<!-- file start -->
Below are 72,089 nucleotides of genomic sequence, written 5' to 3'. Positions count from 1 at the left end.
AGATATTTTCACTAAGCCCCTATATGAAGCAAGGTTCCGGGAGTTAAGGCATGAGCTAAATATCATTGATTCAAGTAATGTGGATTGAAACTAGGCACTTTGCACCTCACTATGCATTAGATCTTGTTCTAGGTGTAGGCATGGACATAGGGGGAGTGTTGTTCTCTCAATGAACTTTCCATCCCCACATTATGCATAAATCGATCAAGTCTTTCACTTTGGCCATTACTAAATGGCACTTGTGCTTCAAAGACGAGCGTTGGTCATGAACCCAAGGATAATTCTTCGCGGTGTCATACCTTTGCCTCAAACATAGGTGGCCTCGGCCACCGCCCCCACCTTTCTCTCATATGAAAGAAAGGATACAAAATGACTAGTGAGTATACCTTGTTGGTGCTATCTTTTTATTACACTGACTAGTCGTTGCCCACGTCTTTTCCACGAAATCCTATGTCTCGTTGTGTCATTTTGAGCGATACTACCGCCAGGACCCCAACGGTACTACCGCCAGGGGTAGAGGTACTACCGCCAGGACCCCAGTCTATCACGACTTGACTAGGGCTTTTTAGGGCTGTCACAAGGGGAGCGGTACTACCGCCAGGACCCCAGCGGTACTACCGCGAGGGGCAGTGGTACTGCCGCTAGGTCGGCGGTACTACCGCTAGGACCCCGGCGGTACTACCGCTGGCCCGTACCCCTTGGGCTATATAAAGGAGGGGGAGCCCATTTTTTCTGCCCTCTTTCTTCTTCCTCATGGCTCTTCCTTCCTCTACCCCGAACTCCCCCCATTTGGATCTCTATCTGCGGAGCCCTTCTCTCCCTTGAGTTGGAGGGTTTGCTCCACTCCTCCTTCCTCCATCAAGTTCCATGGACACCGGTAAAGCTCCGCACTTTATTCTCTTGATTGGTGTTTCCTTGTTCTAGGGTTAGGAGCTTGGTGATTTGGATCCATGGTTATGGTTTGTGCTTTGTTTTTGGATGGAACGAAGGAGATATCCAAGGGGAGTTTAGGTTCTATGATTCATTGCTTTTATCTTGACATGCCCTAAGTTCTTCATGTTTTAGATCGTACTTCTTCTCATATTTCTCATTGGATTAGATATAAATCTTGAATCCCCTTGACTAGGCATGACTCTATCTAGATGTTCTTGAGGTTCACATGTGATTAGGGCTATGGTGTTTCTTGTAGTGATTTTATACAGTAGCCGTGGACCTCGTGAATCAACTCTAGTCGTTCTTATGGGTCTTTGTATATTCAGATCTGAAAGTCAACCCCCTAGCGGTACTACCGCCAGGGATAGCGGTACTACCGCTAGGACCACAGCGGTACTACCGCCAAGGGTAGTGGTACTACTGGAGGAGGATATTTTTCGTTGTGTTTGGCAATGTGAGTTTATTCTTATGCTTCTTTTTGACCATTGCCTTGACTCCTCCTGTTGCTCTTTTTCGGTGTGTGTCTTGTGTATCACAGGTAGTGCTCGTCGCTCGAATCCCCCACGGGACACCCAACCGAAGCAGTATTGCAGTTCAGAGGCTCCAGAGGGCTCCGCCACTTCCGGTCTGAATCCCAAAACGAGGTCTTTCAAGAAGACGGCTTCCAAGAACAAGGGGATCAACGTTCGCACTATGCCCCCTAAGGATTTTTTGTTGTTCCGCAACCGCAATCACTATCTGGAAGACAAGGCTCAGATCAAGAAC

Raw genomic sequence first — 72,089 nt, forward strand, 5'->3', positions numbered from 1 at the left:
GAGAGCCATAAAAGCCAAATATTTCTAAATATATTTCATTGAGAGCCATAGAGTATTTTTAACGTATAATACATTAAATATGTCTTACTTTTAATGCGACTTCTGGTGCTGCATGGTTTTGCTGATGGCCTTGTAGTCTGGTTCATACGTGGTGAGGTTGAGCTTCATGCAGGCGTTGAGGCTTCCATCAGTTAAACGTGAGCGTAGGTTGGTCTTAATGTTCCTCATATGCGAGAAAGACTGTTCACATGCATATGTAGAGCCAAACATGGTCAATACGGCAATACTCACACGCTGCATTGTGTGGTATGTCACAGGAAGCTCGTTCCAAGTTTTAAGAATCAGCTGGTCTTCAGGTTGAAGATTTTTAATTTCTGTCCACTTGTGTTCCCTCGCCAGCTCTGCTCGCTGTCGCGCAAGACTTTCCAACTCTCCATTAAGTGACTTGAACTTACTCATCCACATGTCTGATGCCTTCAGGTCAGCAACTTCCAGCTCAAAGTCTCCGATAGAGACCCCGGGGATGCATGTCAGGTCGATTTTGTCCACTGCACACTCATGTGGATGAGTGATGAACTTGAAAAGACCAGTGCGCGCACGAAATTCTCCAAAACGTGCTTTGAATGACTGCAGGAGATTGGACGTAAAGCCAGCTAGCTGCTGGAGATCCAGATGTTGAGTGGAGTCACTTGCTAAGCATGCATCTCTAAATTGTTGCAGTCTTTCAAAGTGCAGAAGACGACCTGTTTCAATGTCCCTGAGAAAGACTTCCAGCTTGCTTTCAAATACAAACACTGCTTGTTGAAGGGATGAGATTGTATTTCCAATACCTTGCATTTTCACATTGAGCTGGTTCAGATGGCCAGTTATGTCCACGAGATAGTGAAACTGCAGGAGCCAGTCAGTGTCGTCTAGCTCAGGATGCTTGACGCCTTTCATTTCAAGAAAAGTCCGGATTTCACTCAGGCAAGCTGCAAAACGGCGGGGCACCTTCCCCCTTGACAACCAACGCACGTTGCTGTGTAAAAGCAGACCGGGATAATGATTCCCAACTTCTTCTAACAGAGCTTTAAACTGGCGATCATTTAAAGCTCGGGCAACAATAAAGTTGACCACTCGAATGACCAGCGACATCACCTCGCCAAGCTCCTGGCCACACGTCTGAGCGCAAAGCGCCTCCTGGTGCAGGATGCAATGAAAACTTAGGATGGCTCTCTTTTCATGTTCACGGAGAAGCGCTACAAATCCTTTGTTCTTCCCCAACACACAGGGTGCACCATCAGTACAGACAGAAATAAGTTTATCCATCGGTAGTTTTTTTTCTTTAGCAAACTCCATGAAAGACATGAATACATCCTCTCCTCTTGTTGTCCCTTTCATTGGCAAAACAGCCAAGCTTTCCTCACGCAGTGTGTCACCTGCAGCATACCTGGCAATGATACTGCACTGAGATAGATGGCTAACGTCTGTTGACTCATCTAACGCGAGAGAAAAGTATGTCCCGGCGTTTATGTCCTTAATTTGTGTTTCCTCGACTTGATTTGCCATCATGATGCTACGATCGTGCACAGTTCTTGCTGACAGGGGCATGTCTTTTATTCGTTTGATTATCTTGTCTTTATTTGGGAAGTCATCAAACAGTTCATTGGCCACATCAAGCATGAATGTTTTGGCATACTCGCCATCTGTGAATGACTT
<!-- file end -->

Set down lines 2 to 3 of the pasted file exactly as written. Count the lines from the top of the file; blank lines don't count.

AGATATTTTCACTAAGCCCCTATATGAAGCAAGGTTCCGGGAGTTAAGGCATGAGCTAAATATCATTGATTCAAGTAATGTGGATTGAAACTAGGCACTTTGCACCTCACTATGCATTAGATCTTGTTCTAGGTGTAGGCATGGACATAGGGGGAGTGTTGTTCTCTCAATGAACTTTCCATCCCCACATTATGCATAAATCGATCAAGTCTTTCACTTTGGCCATTACTAAATGGCACTTGTGCTTCAAAGACGAGCGTTGGTCATGAACCCAAGGATAATTCTTCGCGGTGTCATACCTTTGCCTCAAACATAGGTGGCCTCGGCCACCGCCCCCACCTTTCTCTCATATGAAAGAAAGGATACAAAATGACTAGTGAGTATACCTTGTTGGTGCTATCTTTTTATTACACTGACTAGTCGTTGCCCACGTCTTTTCCACGAAATCCTATGTCTCGTTGTGTCATTTTGAGCGATACTACCGCCAGGACCCCAACGGTACTACCGCCAGGGGTAGAGGTACTACCGCCAGGACCCCAGTCTATCACGACTTGACTAGGGCTTTTTAGGGCTGTCACAAGGGGAGCGGTACTACCGCCAGGACCCCAGCGGTACTACCGCGAGGGGCAGTGGTACTGCCGCTAGGTCGGCGGTACTACCGCTAGGACCCCGGCGGTACTACCGCTGGCCCGTACCCCTTGGGCTATATAAAGGAGGGGGAGCCCATTTTTTCTGCCCTCTTTCTTCTTCCTCATGGCTCTTCCTTCCTCTACCCCGAACTCCCCCCATTTGGATCTCTATCTGCGGAGCCCTTCTCTCCCTTGAGTTGGAGGGTTTGCTCCACTCCTCCTTCCTCCATCAAGTTCCATGGACACCGGTAAAGCTCCGCACTTTATTCTCTTGATTGGTGTTTCCTTGTTCTAGGGTTAGGAGCTTGGTGATTTGGATCCATGGTTATGGTTTGTGCTTTGTTTTTGGATGGAACGAAGGAGATATCCAAGGGGAGTTTAGGTTCTATGATTCATTGCTTTTATCTTGACATGCCCTAAGTTCTTCATGTTTTAGATCGTACTTCTTCTCATATTTCTCATTGGATTAGATATAAATCTTGAATCCCCTTGACTAGGCATGACTCTATCTAGATGTTCTTGAGGTTCACATGTGATTAGGGCTATGGTGTTTCTTGTAGTGATTTTATACAGTAGCCGTGGACCTCGTGAATCAACTCTAGTCGTTCTTATGGGTCTTTGTATATTCAGATCTGAAAGTCAACCCCCTAGCGGTACTACCGCCAGGGATAGCGGTACTACCGCTAGGACCACAGCGGTACTACCGCCAAGGGTAGTGGTACTACTGGAGGAGGATATTTTTCGTTGTGTTTGGCAATGTGAGTTTATTCTTATGCTTCTTTTTGACCATTGCCTTGACTCCTCCTGTTGCTCTTTTTCGGTGTGTGTCTTGTGTATCACAGGTAGTGCTCGTCGCTCGAATCCCCCACGGGACACCCAACCGAAGCAGTATTGCAGTTCAGAGGCTCCAGAGGGCTCCGCCACTTCCGGTCTGAATCCCAAAACGAGGTCTTTCAAGAAGACGGCTTCCAAGAACAAGGGGATCAACGTTCGCACTATGCCCCCTAAGGATTTTTTGTTGTTCCGCAACCGCAATCACTATCTGGAAGACAAGGCTCAGATCAAGAAC

Raw genomic sequence first — 72,089 nt, forward strand, 5'->3', positions numbered from 1 at the left: